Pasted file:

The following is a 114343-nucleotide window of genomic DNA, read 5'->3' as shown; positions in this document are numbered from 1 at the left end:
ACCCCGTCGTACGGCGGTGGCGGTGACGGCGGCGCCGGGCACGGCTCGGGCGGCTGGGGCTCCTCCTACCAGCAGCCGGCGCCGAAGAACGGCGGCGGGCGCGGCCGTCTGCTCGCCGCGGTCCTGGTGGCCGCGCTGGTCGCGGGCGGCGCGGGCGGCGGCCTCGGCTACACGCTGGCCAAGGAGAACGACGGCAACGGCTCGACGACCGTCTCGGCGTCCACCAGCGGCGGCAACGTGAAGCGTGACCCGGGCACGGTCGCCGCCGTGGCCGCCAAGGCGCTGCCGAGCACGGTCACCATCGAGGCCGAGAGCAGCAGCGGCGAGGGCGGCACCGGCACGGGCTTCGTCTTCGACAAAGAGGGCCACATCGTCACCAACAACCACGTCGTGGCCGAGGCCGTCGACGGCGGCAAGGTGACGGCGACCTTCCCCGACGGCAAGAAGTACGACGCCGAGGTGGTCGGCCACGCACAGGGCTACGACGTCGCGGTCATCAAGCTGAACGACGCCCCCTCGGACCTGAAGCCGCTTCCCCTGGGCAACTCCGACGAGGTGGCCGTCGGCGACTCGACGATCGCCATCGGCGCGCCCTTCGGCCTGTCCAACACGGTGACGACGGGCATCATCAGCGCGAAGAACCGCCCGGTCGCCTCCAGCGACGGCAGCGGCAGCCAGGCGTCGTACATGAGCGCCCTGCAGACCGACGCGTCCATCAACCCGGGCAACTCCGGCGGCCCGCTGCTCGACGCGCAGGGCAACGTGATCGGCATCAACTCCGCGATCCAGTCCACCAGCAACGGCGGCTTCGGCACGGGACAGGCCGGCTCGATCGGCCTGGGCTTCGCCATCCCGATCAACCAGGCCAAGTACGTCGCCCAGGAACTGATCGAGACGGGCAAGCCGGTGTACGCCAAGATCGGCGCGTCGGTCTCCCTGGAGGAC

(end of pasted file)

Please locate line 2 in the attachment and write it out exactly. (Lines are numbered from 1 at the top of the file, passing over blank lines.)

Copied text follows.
ACCCCGTCGTACGGCGGTGGCGGTGACGGCGGCGCCGGGCACGGCTCGGGCGGCTGGGGCTCCTCCTACCAGCAGCCGGCGCCGAAGAACGGCGGCGGGCGCGGCCGTCTGCTCGCCGCGGTCCTGGTGGCCGCGCTGGTCGCGGGCGGCGCGGGCGGCGGCCTCGGCTACACGCTGGCCAAGGAGAACGACGGCAACGGCTCGACGACCGTCTCGGCGTCCACCAGCGGCGGCAACGTGAAGCGTGACCCGGGCACGGTCGCCGCCGTGGCCGCCAAGGCGCTGCCGAGCACGGTCACCATCGAGGCCGAGAGCAGCAGCGGCGAGGGCGGCACCGGCACGGGCTTCGTCTTCGACAAAGAGGGCCACATCGTCACCAACAACCACGTCGTGGCCGAGGCCGTCGACGGCGGCAAGGTGACGGCGACCTTCCCCGACGGCAAGAAGTACGACGCCGAGGTGGTCGGCCACGCACAGGGCTACGACGTCGCGGTCATCAAGCTGAACGACGCCCCCTCGGACCTGAAGCCGCTTCCCCTGGGCAACTCCGACGAGGTGGCCGTCGGCGACTCGACGATCGCCATCGGCGCGCCCTTCGGCCTGTCCAACACGGTGACGACGGGCATCATCAGCGCGAAGAACCGCCCGGTCGCCTCCAGCGACGGCAGCGGCAGCCAGGCGTCGTACATGAGCGCCCTGCAGACCGACGCGTCCATCAACCCGGGCAACTCCGGCGGCCCGCTGCTCGACGCGCAGGGCAACGTGATCGGCATCAACTCCGCGATCCAGTCCACCAGCAACGGCGGCTTCGGCACGGGACAGGCCGGCTCGATCGGCCTGGGCTTCGCCATCCCGATCAACCAGGCCAAGTACGTCGCCCAGGAACTGATCGAGACGGGCAAGCCGGTGTACGCCAAGATCGGCGCGTCGGTCTCCCTGGAGGAC